Still a Man’s Game

STILL A MAN’S GAME (Published in The Kathmandu Post’s Saturday edition, On Saturday. 30th October 2010)


The Constituent Assembly has 33 percent women. That dœs not explain women’s poor participation in the constitution building process

The recently-concluded Nepali Congress’ 12th General Convention saw a drastic shift from its earlier approach towards representation. Besides reserving seats for representatives from the Madhes and indigenous communities, the grand old party of Nepal also reserved six seats in its Central Working Committee (CWC) for women for the first time.

Women’s participation in the Nepali polity today is at new heights, with women occupying nearly 33 percent of the seats in the Constituent Assembly—one of the highest representations in a national parliament in the world.

Despite the progress, however, women are still sidelined in the decision-making processes, and a culture of patriarchy still marginalises them.

This inherent patriarchy is also reflected in the organisational structures of various political parties and government bodies. The present government has five women ministers out of a total of 43. Despite reservations for women, the NC CWC only has 14 women among its 65 members. In the CPNUML’s 115-member Central Committee, there are 18 women, while only four women are members of its 39-member Politburo. The biggest party in the Constituent Assembly, the UCPN (Maoist), has only 12 women in its 148-member Central Committee, while the 45-member Politburo has only two women representatives.

Women politicians argue that their under-representation in political decisions is a reflection of Nepali society’s attitude towards women. According to NC’s Suprabha Ghimire, with all the recent participation of women in national politics, Nepali society is still less than willing to accept women as leaders. “Society looks up to men as born leaders. They are not eager to welcome women in these roles,” she says. Sarita Giri of the Nepal Sadbhavana Party believes that women have more influence in smaller parties, but they face obstacles in decision-making and in the Constitution-building processes at the larger national scale.

Women politicians argue that although women are active in Constituent Assembly committee meetings, they don’t get adequate opportunities to express themselves during parliament and plenary discussions. This is a manifestation of traditional gender discrimination practices that still consider women to be inferior to men. “Whenever we raise an issue inside the CA, senior leaders walk out of the hall without caring to listen to us. Even the media ignores the issues that women raise,” says Savitra Bhusal. “Women haven’t been given due importance in the constitution-building process,” says Giri.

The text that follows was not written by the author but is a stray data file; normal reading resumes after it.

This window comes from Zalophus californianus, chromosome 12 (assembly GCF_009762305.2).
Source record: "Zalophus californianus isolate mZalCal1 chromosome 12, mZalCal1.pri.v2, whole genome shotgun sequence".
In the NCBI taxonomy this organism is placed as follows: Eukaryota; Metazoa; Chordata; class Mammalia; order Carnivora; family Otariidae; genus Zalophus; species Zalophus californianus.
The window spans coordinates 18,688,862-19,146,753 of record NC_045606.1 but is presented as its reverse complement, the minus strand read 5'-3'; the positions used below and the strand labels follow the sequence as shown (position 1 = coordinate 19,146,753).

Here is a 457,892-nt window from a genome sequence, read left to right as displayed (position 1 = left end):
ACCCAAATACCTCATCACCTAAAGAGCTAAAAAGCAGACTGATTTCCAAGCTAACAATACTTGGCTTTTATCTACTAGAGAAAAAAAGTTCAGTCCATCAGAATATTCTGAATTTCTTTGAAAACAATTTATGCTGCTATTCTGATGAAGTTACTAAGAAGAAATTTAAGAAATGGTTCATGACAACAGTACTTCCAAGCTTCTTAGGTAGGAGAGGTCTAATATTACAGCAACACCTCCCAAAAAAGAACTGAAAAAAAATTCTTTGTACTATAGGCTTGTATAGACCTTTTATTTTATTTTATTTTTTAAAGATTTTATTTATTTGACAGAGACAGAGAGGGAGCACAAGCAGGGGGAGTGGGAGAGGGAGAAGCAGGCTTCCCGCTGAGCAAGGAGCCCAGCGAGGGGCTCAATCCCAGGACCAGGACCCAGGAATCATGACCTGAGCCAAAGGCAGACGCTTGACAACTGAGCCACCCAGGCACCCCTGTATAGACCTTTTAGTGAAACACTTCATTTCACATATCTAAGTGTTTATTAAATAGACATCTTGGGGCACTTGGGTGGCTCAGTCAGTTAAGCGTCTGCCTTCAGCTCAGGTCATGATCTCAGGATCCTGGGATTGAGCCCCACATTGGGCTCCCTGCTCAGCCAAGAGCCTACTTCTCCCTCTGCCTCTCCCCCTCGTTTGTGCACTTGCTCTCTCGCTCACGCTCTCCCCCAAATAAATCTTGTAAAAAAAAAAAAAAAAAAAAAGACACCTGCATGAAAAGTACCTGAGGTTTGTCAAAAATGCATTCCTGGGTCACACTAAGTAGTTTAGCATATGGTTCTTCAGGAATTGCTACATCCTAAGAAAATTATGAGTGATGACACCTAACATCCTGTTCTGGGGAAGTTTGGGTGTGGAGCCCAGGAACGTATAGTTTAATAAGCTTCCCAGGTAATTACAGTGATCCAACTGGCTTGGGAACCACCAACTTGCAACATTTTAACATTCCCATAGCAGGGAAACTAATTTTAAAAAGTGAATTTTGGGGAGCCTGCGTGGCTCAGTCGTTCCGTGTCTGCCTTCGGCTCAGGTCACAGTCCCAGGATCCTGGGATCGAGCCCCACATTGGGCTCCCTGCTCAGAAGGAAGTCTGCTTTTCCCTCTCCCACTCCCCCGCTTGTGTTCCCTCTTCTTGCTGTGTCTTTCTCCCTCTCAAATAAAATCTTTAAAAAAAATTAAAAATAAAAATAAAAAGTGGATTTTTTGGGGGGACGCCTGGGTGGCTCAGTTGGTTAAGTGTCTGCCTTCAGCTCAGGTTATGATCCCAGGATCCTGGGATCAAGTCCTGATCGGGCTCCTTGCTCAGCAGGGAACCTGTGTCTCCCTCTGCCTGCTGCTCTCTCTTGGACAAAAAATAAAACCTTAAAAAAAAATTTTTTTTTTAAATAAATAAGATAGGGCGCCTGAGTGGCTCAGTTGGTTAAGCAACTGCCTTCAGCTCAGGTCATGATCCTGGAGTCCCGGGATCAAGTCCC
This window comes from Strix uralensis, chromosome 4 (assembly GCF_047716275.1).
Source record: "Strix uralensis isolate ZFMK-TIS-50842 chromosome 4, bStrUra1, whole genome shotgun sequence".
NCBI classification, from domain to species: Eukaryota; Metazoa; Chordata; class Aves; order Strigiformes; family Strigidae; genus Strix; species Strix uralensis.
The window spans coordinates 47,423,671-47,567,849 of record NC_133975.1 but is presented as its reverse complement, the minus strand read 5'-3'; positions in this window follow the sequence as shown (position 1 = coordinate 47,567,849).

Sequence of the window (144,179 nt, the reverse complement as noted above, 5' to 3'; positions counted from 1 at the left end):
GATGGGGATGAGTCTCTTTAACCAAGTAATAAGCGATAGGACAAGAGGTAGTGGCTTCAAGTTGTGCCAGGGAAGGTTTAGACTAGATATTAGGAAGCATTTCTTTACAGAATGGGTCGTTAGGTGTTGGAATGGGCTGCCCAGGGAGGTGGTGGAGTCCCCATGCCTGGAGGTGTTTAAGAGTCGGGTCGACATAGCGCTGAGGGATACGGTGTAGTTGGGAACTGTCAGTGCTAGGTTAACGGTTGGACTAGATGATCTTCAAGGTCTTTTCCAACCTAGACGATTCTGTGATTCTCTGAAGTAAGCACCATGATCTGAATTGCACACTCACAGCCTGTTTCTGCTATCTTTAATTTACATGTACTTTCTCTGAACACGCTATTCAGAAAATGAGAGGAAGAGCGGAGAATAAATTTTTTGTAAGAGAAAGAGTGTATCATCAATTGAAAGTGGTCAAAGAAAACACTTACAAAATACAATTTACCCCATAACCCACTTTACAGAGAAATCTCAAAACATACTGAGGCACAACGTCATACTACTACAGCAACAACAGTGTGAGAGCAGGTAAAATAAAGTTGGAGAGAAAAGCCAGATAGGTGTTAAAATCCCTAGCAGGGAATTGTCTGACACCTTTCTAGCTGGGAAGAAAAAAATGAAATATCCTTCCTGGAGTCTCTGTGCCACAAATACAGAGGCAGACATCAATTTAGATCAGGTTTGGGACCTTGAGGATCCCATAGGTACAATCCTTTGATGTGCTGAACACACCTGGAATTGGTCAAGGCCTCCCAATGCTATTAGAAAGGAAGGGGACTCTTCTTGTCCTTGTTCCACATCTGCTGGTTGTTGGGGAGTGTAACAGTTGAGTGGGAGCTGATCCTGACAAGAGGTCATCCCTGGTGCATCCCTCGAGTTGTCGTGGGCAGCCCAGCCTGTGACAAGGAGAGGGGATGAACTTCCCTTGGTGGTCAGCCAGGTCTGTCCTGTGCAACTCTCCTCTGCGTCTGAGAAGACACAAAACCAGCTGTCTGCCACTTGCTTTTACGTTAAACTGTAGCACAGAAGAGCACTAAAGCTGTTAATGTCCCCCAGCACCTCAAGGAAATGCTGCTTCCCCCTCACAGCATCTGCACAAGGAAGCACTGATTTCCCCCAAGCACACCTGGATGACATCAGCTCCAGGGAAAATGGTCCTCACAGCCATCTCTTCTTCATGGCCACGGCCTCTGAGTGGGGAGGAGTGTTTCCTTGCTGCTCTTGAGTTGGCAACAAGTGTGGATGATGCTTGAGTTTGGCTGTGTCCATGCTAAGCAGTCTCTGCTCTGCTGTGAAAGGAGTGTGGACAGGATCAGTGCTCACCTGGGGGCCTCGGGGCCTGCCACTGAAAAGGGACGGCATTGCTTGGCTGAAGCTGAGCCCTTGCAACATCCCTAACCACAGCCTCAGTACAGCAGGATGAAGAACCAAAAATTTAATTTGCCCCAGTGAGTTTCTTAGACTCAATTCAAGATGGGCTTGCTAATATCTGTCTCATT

Savitra Bhusal recognises the “influence of a feudalistic, patriarchal society” apparent within her party and indeed throughout the political strata. For instance, female leaders, many who are married to politicians, are heavily influenced by their husband’s agendas. “After marriage, they become passive,” she says.

How these entrenched perspectives can be overcome is a matter of considerable debate. Ghimire believes time and education to be essential to eradicate such “backward” attitudes perpetuated by illiteracy. “One must promote female education through affirmative action policies,” key issues, according to her, in the NC’s manifesto to eradicate “backward” attitudes caused by illiteracy.

It is clear that the circle is vicious: women are underrepresented in politics because of their supposed inferiority in society, and they are still discriminated against because policies to amend discriminatory laws are either not being introduced or not being implemented effectively.

The situation is not entirely bleak, nevertheless. “There are silver lines in the clouds,” Maoist CA member Pampha Bhusal remarks. She says women in her party pushed for a 50 percent quota in representation for women, but compromised on 33 percent. The new statute also looks to build on the gains made for women (including the Women’s Rights Bill) in the Interim Constitution. Savitra Bhusal notes the difficulty in implementation and institutionalisation due to a transitional phase, something that is noticeable in the lackluster implementation of the anti-dowry and anti-domestic violence laws.

There remains a need to change a number of discriminatory laws for women, most notably concerning citizenship. But like most political processes, such legislation is stuck in the deep mire of political stagnancy, something that women leaders agree to. For reform to be effective, changes in the constitutional and policy levels need to trickle down. “We need to bring these changes at the implementation level,” Savitra says.

The current political situation, for all its slogans, dœs not actually enhance women’s representation and secure their rights. As the constitution-building process drags on, with no consensus over what system of government will be introduced, the perspectives of women continue to be represented by a few voices. However, one thing is certain: women who have secured leadership positions are not afraid to protest. No women were selected in the six member constitution drafting committee in June 2006, but after demonstrations and picketing, this was revised. On May 28 this year, women CA members jointly protested against all the parties demanding an agreement on the CA’s term extension. If these examples are anything to go by, the new statute should be able to change the paradigm of politics in Nepal.

But the message is clear: for society to change, women need to stand up and assert themselves, whether in the office, in parliament or in their homes.


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